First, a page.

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'Mad Men': The highs and lows of its classic characters

"Mad Men" hasn't only given us great television over the past seven seasons -- it's also given us great characters. As the show begins its final seven episodes on Sunday, April 5, here are some high (and low) points of its main characters since its 2007 debut.

Don Draper (Jon Hamm)

High: Working late into the night on the
Photo Credit: Michael Yarish/AMC

High: Working late into the night on the Samsonite account, a drunk Don passes out on Peggy's lap, wakes up and sees Anna Draper (Melinda Page Hamilton). "The only person in the world who really knew me," he cries. "Not true," says Peggy (Elisabeth Moss). ("The Suitcase," Season 4)

High: While hanging with Midge Daniels (Rosemarie DeWitt)
Photo Credit: Carin Baer/AMC

High: While hanging with Midge Daniels (Rosemarie DeWitt) and her beatnik buddies -- one of whom decides Don is in service to corporate America and therefore part of some monstrous lie -- Don says, "I hate to break it to you, but there is no big lie. There is no system. The universe is indifferent." There were also hundreds of other great Draper lines -- including "What you call 'love' was invented by guys like me, to sell nylons." ("The Hobo Code," Season 1)

High: Don gives the pitch of pitches for
Photo Credit: Craig Blankenhorn/AMC

High: Don gives the pitch of pitches for a new Kodak product: "This is not a spaceship, it's a time machine. It goes backwards and forwards, and it takes us to a place where we ache to go again. . . . It's called the Carousel. It lets us travel around and around and back home again." ("The Wheel," Season 1)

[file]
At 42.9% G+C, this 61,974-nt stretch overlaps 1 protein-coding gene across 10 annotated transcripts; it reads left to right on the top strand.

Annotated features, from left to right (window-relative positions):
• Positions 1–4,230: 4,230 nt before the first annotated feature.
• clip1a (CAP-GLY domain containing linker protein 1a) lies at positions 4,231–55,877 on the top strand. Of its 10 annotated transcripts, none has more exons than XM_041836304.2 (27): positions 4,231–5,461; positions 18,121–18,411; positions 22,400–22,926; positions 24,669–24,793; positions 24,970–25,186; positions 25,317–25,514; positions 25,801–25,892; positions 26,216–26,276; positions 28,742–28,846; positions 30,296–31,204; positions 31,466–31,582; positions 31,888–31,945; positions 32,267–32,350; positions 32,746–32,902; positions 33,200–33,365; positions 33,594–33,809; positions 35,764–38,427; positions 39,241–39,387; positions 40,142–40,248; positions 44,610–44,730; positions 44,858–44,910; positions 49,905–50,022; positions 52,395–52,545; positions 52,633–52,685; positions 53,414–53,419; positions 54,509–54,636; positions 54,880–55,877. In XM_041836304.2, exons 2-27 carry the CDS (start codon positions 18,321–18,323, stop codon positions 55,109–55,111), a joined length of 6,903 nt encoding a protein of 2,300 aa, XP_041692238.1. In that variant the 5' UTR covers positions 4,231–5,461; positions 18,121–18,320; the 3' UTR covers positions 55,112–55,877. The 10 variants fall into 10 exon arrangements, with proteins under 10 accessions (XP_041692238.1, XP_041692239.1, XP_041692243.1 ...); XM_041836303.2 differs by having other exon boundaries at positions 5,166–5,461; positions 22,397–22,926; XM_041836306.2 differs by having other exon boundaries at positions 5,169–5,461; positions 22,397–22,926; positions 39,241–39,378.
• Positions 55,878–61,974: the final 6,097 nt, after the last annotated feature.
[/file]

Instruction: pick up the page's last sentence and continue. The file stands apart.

Low: Don reveals the suicide of his half-brother
Photo Credit: Carin Baer/AMC

Low: Don reveals the suicide of his half-brother Adam (Jay Paulson) to his wife, Betty (January Jones). "I turned him away. He just wanted to be part of my life and I couldn't risk all of this." ("The Gypsy and the Hobo," Season 3)

Low: He has an affair with Andrea (Mädchen
Photo Credit: Michael Yarish/AMC

Low: He has an affair with Andrea (Mädchen Amick), which he regrets -- throws her to the floor, chokes her to death, pushes the body under the bed. All just a terrible and ominous nightmare. ("Mystery Date," Season 3)

Low: Caught in flagrante delicto with Sylvia Rosen
Photo Credit: Jordin Althaus/AMC

Low: Caught in flagrante delicto with Sylvia Rosen (Linda Cardellini) by daughter Sally (Kiernan Shipka), then does what he does best -- lie: "I was comforting Mrs. Rosen. She was upset. It's very complicated." ("Favors," Season 6)

Peggy Olson (Elisabeth Moss)

High: Finally gets the nerve to yell back
Photo Credit: Michael Yarish/AMC

High: Finally gets the nerve to yell back at Don, and yells well! "You win because of some stupid idea from Danny [Danny Strong], who you had to hire because you stole his other stupid idea because you were drunk." Zing. ("The Suitcase," Season 4)

High: Bluntly rebuffs Don's demand to join his
Photo Credit: Carin Baer/AMC

High: Bluntly rebuffs Don's demand to join his new agency: "You just assume I'll do whatever you say," Peggy responds. "I'm not gonna beg you," Don says. "Beg me? You didn't even ask me," she says. ("Close the Door, Have a Seat," Season 3)